Thirty Days

Ah, spring! An arc in the bamboo, the sun on my shoulders, and all is right with my world! It is truly in reach now. Every few days there is a brief warming trend between snowstorms, a whisper of birdsong, some clue to the inevitability of the season.
(Photo courtesy M.J. Saylor)

So, at last my own personal countdown has reached its final milestone: thirty days remain until that lovely second week in April, the week when I can expect to walk the riverbanks with some confidence in finding a rising trout to draw the interest of my dry fly. The signs have been mixed of late, reminders of winter closely followed by hints of spring, but clearly the time is near.

On Sunday last, I languished on my porch as the late afternoon sun streamed in, driving my thermometer to an unexpected seventy-five degrees! On Tuesday there was snowfall throughout the day, Crooked Eddy awakening yesterday to a white world, yet by afternoon I was on that porch again in streaming sunshine, tending the grill. We are told to expect a larger snowfall again tomorrow.

Sitting there as the grilling steaks hissed and crackled, an unseen bird serenaded me repeatedly. I closed my eyes with that sun on my face and listened, imagining a greening riverbank and a freshly hatched Hendrickson mayfly alighting on my hand…

Springtime on the river, and a bright morning filled with promise! (Photo courtesy A. J. Boryan)

Thirty days, and now the work begins with a new urgency. The boat must be readied, fly boxes sorted and the right gear for the new season stocked in the boat bag and tackle bag. The flies tied over the winter must be transferred to their correct boxes. The fly pouches in my vest will need to be restructured, the streamers swung through winter afternoons put away, and the early season dry flies fluffed and readied for their debut.

I shall make a better attempt at storing the experimental flies this season. I set aside a fly box for them this time last year, and then it never found its way into the vest. A few flies were taken from it at various times and stuffed in my regular boxes making them difficult to locate at those magic moments. Experimental patterns are intended for the trout that ignore the normal, proven imitations that stock my regular boxes. I see no other path to determining if their designs, wrought of some new theory or line of inquiry, are better, truly more effective improvements over my standard fare.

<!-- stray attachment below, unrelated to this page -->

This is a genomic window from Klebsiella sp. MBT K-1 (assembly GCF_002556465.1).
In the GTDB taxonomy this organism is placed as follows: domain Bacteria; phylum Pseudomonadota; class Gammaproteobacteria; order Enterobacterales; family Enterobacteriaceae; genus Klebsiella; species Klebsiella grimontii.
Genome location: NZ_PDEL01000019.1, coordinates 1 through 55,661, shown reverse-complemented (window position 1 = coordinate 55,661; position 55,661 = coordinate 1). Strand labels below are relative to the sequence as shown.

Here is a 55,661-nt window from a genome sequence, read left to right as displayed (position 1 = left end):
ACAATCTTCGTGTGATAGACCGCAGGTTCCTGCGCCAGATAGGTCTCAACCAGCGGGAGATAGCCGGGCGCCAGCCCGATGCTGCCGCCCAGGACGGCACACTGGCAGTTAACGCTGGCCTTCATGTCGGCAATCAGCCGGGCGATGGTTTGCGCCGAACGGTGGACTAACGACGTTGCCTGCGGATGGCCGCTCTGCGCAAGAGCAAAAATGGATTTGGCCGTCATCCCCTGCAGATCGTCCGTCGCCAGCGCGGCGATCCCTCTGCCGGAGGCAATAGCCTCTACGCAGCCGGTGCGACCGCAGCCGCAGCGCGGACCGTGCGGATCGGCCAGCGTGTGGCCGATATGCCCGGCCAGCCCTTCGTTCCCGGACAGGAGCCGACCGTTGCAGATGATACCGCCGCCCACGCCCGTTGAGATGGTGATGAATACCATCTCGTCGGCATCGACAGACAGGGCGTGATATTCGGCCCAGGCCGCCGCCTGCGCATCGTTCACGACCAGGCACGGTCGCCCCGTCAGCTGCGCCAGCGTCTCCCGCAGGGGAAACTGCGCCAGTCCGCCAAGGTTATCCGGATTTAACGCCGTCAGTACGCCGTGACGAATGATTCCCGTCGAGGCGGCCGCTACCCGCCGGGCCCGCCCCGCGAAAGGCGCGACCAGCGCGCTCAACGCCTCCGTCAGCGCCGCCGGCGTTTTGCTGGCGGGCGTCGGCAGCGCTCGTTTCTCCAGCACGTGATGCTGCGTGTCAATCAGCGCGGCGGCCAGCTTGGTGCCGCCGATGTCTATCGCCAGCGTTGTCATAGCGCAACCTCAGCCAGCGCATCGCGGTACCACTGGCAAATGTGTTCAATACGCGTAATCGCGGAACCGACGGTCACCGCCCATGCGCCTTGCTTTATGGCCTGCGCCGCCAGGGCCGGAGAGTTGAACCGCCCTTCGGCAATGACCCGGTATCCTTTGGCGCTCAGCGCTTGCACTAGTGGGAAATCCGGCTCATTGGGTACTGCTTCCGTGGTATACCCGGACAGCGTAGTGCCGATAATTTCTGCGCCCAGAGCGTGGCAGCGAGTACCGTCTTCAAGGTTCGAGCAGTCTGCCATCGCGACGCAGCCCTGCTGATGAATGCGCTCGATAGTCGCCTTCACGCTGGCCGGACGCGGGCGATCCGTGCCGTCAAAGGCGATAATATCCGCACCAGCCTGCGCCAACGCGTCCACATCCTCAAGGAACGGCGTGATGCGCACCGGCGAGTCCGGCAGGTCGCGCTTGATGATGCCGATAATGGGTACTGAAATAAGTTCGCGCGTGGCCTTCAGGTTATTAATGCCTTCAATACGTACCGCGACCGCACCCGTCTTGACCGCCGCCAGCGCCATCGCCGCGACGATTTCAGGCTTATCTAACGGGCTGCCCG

Other than the classic Catskill patterns, my boxes hold few flies one might see in another’s fly boxes. In truth, even my Catskill standards are most often tied with my special blends of dubbing, color matched to the parade of mayflies and caddisflies I have observed over three decades of angling these Catskill rivers. Not to say that my flies are revolutionary, their forms and styles are not unique, for hundreds of fly tyers have similar ideas, witness the same hatches, and no doubt ponder the same responses of the trout. An individual tyer’s flies have subtle differences, though to us these subtleties are the stuff of legend.

Last evening, I enjoyed John Shaner’s presentation of two framed collections of historic flies recently cataloged from the CFFCM’s archives. Among the treasures discussed and reviewed were flies tied by Theodore Gordon and Herman Christian. I smiled at the flies with single canted wings included in both collections, inspiration for my own 100-Year Dun. This style of tie seems to have largely disappeared for a century, the Catskill school evolving with the upright divided wing construction Gordon observed in Frederick Halford’s flies from England. That has provided me with a perfect opportunity to show the trout something different during many past seasons!

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